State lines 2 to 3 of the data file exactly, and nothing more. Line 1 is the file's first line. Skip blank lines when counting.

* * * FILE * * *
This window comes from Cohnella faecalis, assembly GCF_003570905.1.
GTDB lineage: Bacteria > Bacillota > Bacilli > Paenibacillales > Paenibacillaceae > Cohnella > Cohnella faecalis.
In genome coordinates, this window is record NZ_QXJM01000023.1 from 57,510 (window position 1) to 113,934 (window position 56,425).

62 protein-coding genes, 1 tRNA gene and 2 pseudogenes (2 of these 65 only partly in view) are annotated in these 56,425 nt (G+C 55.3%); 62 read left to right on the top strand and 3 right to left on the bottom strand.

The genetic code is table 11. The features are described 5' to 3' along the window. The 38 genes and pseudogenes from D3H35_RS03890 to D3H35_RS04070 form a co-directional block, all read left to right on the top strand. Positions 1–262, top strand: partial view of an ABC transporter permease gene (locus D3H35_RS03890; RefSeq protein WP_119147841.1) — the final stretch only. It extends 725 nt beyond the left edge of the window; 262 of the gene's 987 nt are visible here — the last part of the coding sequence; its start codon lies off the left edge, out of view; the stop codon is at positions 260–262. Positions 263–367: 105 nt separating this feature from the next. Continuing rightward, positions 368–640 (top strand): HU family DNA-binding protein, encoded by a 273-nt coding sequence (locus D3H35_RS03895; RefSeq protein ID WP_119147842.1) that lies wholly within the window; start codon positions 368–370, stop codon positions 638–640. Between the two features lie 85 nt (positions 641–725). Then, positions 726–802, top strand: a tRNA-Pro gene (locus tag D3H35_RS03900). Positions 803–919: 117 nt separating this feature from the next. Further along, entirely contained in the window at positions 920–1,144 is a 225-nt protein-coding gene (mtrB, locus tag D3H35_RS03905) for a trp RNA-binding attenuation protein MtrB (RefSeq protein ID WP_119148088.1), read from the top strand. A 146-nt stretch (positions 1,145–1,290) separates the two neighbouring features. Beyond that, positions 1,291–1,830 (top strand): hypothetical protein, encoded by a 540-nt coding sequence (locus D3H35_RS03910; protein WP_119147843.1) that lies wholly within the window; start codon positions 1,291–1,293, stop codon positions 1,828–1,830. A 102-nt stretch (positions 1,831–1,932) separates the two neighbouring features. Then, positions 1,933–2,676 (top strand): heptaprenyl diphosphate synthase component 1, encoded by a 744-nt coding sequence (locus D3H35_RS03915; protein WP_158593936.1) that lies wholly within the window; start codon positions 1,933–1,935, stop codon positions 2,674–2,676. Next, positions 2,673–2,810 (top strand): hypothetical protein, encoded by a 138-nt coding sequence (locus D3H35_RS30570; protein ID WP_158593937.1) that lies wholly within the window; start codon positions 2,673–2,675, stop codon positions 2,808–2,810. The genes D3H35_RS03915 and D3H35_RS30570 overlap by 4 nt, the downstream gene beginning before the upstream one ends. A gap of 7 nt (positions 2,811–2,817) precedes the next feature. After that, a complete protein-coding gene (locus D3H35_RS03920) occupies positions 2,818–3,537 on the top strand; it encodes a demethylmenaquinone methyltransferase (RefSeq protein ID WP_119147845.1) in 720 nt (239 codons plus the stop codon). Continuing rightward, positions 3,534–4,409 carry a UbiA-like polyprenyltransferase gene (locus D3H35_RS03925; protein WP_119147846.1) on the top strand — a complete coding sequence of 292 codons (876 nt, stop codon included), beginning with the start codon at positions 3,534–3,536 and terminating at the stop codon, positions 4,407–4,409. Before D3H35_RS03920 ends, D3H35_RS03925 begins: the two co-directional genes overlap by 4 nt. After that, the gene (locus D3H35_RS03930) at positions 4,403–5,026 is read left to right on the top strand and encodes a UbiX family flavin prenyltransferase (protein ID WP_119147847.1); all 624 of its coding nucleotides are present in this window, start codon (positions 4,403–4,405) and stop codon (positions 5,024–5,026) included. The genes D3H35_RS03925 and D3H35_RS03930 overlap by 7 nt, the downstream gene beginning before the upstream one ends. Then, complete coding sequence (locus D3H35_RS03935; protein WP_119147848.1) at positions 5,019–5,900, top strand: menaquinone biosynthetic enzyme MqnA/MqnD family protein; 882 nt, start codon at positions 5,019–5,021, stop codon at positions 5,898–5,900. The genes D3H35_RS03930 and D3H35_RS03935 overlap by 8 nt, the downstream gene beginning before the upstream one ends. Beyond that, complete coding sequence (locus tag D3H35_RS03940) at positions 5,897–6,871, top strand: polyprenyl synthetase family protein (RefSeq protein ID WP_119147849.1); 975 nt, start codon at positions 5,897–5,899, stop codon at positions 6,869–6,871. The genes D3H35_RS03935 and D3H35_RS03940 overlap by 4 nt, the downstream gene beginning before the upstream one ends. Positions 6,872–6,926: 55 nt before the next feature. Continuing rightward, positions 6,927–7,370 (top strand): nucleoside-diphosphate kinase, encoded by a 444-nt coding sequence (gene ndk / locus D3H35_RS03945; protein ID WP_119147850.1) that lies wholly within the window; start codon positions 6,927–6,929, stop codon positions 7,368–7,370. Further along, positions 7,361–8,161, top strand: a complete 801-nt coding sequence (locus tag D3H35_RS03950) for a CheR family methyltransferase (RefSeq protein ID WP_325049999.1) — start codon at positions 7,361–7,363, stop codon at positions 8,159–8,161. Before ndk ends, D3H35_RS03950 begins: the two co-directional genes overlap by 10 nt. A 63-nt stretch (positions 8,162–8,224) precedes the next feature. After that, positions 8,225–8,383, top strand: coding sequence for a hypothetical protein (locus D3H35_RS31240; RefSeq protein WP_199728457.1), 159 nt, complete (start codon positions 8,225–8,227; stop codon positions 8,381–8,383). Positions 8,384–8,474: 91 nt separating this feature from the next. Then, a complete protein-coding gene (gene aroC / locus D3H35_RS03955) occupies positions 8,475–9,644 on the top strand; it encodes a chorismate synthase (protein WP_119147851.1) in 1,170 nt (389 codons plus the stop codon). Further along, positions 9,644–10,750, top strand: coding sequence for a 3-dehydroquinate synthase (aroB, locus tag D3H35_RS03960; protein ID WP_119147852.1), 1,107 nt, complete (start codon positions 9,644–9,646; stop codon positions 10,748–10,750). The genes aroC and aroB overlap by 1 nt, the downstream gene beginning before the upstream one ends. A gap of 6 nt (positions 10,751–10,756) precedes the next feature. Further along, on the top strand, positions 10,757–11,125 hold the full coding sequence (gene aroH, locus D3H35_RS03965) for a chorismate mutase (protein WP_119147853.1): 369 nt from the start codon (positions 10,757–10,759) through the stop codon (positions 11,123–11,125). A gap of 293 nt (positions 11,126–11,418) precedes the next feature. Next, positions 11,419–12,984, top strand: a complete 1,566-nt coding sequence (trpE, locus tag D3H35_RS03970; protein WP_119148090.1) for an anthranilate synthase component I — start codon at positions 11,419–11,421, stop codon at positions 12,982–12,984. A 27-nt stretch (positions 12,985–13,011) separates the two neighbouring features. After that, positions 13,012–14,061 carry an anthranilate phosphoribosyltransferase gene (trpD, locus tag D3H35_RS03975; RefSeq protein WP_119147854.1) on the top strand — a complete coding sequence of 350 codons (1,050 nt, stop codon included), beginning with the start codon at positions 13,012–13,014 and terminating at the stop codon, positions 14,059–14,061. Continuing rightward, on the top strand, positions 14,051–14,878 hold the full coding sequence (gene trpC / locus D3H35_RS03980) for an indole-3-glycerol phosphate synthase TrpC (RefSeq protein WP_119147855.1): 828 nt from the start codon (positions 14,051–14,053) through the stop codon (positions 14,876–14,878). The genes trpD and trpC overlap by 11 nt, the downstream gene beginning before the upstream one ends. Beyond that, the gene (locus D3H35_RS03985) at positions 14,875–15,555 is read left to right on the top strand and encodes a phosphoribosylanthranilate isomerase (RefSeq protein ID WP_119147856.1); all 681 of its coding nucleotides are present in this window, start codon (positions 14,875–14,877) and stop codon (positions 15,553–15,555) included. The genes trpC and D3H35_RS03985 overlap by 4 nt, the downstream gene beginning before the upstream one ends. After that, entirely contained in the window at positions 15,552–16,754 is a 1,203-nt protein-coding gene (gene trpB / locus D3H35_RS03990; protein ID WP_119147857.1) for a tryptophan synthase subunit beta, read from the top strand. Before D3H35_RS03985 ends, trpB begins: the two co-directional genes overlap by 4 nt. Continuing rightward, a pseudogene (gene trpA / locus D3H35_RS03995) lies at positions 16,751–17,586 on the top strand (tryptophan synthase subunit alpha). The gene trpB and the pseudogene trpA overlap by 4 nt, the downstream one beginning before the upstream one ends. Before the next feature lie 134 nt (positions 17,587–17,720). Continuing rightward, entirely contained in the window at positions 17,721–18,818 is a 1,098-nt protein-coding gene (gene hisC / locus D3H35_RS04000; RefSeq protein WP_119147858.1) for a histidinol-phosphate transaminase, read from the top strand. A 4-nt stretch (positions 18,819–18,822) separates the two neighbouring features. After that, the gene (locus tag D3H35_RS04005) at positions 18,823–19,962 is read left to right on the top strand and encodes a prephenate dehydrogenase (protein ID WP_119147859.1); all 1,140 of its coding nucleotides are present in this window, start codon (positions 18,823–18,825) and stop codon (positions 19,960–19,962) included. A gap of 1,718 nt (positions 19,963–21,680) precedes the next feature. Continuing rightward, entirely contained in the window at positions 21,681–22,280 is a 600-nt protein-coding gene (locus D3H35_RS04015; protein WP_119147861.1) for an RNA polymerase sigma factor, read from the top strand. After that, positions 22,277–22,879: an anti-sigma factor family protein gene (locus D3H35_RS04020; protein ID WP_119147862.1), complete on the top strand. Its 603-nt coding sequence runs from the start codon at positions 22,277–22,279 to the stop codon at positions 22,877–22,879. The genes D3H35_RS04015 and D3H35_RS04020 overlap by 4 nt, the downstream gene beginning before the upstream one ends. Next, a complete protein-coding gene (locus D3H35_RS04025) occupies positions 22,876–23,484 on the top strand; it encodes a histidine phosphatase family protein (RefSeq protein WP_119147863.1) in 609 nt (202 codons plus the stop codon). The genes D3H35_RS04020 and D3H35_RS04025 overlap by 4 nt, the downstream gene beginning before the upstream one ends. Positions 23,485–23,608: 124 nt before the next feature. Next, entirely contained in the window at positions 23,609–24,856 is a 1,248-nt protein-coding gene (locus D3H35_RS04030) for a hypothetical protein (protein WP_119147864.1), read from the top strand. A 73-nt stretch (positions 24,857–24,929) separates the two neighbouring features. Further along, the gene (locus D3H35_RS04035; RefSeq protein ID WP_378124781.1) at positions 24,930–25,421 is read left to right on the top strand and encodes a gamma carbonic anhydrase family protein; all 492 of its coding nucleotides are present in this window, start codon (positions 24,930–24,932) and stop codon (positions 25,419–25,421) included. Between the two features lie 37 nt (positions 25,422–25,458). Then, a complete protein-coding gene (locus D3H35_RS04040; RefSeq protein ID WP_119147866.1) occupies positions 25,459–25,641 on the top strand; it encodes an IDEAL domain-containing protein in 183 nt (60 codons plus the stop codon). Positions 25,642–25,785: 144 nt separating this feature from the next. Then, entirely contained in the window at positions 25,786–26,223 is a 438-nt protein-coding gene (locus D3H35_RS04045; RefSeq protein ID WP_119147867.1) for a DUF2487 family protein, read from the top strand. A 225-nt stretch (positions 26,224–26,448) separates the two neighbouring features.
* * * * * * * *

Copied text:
GTDB lineage: Bacteria > Bacillota > Bacilli > Paenibacillales > Paenibacillaceae > Cohnella > Cohnella faecalis.
In genome coordinates, this window is record NZ_QXJM01000023.1 from 57,510 (window position 1) to 113,934 (window position 56,425).